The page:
Demographics, Microbiology and Outcome in Necrotizing Soft Tissue Infections
Background: Necrotizing soft tissue infections (NSTI) are potentially severe infections that have a high morbidity and mortality even with modern medical care. This study examines factors associated with outcomes in patients with NSTI in an academic tertiary care hospital.
Design: This is a retrospective cohort study of patients admitted with NSTI between 2003 and 2008. Baseline demographics and comorbid conditions, laboratory and clinical parameters, timing of surgery, and outcomes, including length of stay and mortality, were compared with univariate analysis; significant factors were then analyzed for their effects on mortality using binary logistic regression analysis.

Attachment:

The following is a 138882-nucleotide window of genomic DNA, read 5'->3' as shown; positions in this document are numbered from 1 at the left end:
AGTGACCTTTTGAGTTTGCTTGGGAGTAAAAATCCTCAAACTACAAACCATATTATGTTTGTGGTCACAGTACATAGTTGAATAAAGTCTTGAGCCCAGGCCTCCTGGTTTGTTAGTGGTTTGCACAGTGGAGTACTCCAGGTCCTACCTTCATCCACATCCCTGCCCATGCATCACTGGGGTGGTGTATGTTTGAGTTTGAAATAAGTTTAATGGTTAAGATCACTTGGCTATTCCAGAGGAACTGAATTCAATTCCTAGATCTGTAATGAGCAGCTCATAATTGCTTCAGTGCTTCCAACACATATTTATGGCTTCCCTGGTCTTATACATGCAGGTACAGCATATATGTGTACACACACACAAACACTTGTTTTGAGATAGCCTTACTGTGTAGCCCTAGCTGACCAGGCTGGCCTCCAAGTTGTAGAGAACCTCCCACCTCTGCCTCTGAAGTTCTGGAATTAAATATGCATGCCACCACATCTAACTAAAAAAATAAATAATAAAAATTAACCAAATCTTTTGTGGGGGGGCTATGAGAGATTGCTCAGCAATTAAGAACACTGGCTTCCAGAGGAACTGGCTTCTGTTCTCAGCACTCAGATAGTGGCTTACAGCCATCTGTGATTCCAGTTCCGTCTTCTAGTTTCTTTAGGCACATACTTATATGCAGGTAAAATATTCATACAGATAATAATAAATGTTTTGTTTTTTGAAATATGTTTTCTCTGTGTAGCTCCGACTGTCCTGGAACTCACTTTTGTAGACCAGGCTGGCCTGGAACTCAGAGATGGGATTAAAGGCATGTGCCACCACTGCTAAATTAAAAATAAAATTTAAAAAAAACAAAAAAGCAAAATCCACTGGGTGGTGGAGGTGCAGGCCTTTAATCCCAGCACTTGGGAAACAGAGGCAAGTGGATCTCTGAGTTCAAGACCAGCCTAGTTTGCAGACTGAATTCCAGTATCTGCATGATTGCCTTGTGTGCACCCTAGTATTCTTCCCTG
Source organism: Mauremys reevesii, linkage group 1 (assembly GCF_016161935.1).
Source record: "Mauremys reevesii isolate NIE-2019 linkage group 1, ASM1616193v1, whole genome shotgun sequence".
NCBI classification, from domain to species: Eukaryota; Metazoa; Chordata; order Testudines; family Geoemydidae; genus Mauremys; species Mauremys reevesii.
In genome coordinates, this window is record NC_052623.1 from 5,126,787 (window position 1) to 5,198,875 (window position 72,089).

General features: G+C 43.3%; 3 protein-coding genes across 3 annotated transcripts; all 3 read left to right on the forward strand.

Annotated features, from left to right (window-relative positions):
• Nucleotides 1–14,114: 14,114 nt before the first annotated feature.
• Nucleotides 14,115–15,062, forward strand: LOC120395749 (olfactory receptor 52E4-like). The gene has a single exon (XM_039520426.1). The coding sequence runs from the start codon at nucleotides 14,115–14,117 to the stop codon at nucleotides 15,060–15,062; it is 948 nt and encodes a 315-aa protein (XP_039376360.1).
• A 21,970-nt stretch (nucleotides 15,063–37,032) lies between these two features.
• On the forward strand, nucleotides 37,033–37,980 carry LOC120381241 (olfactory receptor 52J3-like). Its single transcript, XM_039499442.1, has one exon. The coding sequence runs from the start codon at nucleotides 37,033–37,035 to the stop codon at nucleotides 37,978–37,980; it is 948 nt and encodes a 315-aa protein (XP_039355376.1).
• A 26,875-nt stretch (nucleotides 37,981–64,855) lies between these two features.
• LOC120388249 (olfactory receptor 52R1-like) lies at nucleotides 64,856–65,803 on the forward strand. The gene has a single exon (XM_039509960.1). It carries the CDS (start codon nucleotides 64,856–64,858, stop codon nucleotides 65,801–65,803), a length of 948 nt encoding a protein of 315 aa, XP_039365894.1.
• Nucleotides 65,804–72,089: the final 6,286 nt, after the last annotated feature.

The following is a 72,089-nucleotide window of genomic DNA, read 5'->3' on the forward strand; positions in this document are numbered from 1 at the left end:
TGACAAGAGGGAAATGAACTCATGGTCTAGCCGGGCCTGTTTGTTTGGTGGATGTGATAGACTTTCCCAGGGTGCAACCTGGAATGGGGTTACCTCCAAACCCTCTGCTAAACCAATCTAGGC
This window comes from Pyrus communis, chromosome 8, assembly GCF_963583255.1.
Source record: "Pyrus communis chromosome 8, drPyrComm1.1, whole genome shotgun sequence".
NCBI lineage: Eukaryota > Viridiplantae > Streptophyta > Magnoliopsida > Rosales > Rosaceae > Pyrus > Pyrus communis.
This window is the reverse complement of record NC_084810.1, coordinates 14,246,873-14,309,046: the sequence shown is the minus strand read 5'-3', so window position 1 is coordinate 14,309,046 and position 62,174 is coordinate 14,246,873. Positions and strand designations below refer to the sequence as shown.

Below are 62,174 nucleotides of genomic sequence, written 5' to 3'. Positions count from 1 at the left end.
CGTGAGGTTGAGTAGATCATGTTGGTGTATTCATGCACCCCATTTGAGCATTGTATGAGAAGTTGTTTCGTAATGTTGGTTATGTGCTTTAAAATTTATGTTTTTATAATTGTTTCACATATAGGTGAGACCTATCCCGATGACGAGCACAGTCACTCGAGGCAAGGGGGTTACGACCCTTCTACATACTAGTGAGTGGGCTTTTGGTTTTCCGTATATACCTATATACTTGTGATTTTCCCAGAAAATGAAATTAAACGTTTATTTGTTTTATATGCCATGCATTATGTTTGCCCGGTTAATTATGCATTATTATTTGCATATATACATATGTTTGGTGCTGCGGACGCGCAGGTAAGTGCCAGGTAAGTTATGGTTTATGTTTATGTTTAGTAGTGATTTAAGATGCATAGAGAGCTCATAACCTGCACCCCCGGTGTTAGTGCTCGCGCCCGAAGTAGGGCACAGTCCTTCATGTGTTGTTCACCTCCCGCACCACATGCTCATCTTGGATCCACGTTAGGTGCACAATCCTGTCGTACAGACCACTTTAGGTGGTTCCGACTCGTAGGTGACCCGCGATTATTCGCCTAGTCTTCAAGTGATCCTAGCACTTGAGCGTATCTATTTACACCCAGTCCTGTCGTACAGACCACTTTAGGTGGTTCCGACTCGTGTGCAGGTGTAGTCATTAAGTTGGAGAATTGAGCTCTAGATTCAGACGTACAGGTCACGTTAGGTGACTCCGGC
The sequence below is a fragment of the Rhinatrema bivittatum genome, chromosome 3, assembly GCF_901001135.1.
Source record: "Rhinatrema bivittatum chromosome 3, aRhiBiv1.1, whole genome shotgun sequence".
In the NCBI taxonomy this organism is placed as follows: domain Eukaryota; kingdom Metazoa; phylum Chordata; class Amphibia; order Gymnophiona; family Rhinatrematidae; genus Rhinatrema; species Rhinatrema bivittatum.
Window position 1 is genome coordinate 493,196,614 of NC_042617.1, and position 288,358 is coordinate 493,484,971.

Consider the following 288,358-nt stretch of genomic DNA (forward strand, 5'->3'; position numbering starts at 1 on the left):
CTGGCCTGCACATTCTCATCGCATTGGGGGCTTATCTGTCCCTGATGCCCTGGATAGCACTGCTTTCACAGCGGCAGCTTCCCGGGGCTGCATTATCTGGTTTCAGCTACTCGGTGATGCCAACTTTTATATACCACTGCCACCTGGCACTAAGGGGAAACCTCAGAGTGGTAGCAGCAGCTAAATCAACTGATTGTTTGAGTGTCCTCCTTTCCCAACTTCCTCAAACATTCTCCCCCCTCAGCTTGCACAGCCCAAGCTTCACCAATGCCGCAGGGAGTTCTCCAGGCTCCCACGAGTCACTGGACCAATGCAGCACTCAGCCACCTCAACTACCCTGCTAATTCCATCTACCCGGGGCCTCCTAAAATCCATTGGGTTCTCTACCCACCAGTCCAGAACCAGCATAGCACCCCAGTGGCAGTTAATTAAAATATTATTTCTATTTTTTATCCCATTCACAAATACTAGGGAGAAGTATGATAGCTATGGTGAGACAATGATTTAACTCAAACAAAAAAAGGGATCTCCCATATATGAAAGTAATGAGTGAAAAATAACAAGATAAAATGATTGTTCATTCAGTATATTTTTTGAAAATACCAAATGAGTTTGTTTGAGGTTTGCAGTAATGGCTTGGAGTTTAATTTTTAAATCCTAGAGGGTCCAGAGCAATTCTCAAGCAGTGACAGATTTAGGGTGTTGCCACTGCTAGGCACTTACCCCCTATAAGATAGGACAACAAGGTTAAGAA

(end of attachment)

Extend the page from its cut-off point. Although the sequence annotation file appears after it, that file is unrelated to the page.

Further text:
Results: Sixty-nine patients with NSTI were analyzed; 61% were men. Diabetes (39%) was the most common comorbid condition. Most infections (55%) were polymicrobial. The most common organism in monomicrobial infections was Staphylococcus aureus, and 50 % of these isolates were methicillin resistant. Nine patients (13%) required amputation. Mortality was 20%, and the most significant predictor of mortality was a higher respiratory rate on admission (p=0.02).
Conclusion: Patients in this series frequently had diabetes, usually had polymicrobial infections, and had a 20% mortality rate.
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